Originally Published: September 27, 2012 10 p.m.
PRESCOTT - With a lifetime of navigating complicated trail systems behind him, Nigel Reynolds is no stranger to maps.
In fact, he views maps the same way others might view a good novel.
"I've always loved maps," Reynolds said. "I like reading a map as much as I like reading a book."
So it was a natural for Reynolds - a longtime member of the Yavapai Trails Association - to take on the directions for the nearly complete Prescott Circle Trail.
Over the past several months, he has developed a booklet that includes about 10 pages of detailed maps, balanced with about a dozen pages of written instructions.
Reynolds said the idea first came to him this past spring as discussions progressed on the City of Prescott's lease of 6.6 miles of trail easements from the Arizona State Land Department - segments that would nearly complete the 50-mile Circle Trail.
"It struck me that there was no detailed information on the Circle Trail," Reynolds said.
The maps that did exist "weren't detailed, and they weren't easy to use," Reynolds said.
As a volunteer at the Yavapai County GIS (Geographic Information Systems) Department, Reynolds had access to mapping capabilities, and as an avid hiker, he had the local know-how on trails.
"I have hiked the whole Circle Trail," Reynolds said. "The areas that I wasn't so familiar with, I went back and re-hiked them, and I used a GPS."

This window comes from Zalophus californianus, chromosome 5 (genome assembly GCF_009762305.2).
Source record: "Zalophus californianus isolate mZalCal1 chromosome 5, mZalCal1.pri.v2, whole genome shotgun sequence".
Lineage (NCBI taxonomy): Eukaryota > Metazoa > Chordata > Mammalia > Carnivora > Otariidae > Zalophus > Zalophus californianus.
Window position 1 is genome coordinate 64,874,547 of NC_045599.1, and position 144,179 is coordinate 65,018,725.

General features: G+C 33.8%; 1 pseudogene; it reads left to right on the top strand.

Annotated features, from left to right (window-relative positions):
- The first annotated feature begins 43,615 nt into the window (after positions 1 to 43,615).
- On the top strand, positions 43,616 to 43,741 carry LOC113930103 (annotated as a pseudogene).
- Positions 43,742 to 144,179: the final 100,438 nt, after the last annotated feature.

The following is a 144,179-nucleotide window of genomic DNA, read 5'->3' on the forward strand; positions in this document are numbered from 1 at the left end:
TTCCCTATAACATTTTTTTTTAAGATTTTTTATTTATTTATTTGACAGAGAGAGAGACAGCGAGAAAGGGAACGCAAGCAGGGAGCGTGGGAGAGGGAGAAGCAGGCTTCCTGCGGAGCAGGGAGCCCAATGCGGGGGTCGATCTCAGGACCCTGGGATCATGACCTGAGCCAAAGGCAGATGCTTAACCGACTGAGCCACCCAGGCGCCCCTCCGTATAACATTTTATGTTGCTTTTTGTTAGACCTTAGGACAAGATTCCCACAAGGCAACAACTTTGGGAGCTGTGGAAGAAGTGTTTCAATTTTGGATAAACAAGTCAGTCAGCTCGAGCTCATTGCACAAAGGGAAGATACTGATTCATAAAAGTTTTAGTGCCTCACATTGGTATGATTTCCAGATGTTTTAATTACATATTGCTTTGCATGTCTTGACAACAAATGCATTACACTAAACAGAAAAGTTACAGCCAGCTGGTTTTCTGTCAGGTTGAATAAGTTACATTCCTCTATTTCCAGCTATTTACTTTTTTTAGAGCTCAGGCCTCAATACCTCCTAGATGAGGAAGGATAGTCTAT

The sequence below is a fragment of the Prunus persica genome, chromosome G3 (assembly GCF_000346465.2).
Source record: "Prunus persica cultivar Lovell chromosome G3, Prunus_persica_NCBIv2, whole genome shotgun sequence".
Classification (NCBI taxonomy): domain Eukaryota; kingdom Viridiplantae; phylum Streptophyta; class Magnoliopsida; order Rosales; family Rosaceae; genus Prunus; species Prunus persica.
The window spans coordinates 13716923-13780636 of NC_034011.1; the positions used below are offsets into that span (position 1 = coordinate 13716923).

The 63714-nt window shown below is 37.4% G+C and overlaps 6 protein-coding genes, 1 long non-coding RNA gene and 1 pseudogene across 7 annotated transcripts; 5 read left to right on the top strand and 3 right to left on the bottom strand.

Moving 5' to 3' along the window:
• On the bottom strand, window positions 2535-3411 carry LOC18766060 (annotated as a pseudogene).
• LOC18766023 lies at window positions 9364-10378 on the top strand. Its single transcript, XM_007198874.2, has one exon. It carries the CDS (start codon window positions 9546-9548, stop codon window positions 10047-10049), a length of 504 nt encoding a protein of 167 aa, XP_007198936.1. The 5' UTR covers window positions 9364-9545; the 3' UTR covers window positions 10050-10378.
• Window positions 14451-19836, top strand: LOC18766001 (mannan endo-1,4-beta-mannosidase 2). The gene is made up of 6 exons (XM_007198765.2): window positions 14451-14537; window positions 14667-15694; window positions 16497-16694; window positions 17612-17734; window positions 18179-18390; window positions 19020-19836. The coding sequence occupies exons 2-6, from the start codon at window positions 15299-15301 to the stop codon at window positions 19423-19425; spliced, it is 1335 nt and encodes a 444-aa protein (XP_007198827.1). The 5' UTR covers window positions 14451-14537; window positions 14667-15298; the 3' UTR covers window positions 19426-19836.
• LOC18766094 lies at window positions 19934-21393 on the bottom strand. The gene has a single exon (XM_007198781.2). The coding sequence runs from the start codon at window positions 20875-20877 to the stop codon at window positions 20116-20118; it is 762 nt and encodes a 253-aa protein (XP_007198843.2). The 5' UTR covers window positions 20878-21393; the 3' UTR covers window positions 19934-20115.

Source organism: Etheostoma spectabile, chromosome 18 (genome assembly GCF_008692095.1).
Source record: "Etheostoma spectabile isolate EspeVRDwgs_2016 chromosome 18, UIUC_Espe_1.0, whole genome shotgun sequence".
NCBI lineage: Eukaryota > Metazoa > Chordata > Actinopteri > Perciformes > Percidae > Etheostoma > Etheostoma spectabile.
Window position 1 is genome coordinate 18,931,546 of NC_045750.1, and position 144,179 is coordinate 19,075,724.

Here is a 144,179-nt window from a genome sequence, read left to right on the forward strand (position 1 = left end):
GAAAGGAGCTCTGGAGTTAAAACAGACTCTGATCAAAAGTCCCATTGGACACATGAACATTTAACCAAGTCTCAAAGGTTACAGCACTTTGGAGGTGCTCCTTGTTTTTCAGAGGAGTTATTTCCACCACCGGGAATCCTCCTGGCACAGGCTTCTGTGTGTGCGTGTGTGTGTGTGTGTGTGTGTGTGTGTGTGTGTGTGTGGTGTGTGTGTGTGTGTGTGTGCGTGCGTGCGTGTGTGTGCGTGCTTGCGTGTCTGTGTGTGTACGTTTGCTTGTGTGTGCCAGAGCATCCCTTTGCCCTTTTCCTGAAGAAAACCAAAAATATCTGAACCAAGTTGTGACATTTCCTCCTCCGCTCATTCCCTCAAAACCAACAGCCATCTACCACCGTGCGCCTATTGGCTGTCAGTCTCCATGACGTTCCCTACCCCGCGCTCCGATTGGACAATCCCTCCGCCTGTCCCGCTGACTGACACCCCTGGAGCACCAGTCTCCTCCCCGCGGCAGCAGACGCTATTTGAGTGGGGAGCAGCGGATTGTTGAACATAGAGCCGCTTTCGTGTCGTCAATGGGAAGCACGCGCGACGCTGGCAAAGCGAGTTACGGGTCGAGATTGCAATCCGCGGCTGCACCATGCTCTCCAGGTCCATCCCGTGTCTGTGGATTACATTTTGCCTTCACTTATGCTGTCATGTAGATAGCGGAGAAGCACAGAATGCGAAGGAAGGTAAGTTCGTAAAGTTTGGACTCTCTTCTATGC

That attention to detail is apparent in Reynolds' guide, which includes step-by-step instructions for nine different segments of the Circle Trail, ranging in distance from about two miles to six miles.
Along with basic directions, the guide also includes hints for easier use by hikers, bicyclists and equestrians.
Originally from England, Reynolds moved to the U.S. in 1967, when an American company recruited him in his field of electrical engineering. He later moved to the Phoenix area, and retired in the Prescott in the 1990s.
He traces his interest in hiking and mapping back to his childhood in the northern outskirts of London. His father was interested in historic Roman history, and family members spent much of their free time tracing ancient Roman roads.
Prescott Parks and Recreation Director Joe Baynes noted that Reynolds' booklet breaks the 50-mile circle into sections that are doable for hikers.
"From a user's perspective, it's kind of nice," Baynes said. "I like the concept."
Now about one month after the Prescott City Council's approval of a $120,000 expenditure for the final sections of the trail, Baynes is still hopeful that construction will get under way by this winter.
Currently, he said, city staff members are working on the requests for proposals for required archaeological and plant surveys along the new trail routes.
After submitting the results of the surveys to the state, the city would pay its deposit of about $80,000 to the State Land Department (based on a pre-appraisal), and construction could get under way.
The Prescott Circle Trail has been under way since the early 1990s, when members of Yavapai Trails Association came up with the idea for the 50-mile route.
Reynolds' booklets are available for download on the Yavapai Trails Association website (http://yavapai-trails.org/), or in printed form at the Prescott Chamber of Commerce (117 W. Goodwin St.) for $5. Although the download is free, Yavapai Trails is asking for a $5 donation from those who print it.